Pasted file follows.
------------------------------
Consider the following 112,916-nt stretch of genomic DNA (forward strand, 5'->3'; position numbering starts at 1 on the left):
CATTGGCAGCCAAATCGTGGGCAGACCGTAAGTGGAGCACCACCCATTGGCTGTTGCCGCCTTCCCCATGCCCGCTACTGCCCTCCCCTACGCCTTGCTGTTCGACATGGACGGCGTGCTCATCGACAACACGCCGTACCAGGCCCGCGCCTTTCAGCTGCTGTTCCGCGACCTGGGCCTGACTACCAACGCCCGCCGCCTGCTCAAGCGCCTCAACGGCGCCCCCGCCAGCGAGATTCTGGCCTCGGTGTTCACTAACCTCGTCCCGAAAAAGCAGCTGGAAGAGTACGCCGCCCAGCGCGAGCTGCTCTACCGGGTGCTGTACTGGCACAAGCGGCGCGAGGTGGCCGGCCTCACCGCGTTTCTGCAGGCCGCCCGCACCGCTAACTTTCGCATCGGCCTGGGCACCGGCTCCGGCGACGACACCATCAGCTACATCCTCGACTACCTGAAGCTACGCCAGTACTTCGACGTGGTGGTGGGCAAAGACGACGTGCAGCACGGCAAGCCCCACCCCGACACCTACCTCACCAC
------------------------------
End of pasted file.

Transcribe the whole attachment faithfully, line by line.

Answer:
Consider the following 112,916-nt stretch of genomic DNA (forward strand, 5'->3'; position numbering starts at 1 on the left):
CATTGGCAGCCAAATCGTGGGCAGACCGTAAGTGGAGCACCACCCATTGGCTGTTGCCGCCTTCCCCATGCCCGCTACTGCCCTCCCCTACGCCTTGCTGTTCGACATGGACGGCGTGCTCATCGACAACACGCCGTACCAGGCCCGCGCCTTTCAGCTGCTGTTCCGCGACCTGGGCCTGACTACCAACGCCCGCCGCCTGCTCAAGCGCCTCAACGGCGCCCCCGCCAGCGAGATTCTGGCCTCGGTGTTCACTAACCTCGTCCCGAAAAAGCAGCTGGAAGAGTACGCCGCCCAGCGCGAGCTGCTCTACCGGGTGCTGTACTGGCACAAGCGGCGCGAGGTGGCCGGCCTCACCGCGTTTCTGCAGGCCGCCCGCACCGCTAACTTTCGCATCGGCCTGGGCACCGGCTCCGGCGACGACACCATCAGCTACATCCTCGACTACCTGAAGCTACGCCAGTACTTCGACGTGGTGGTGGGCAAAGACGACGTGCAGCACGGCAAGCCCCACCCCGACACCTACCTCACCAC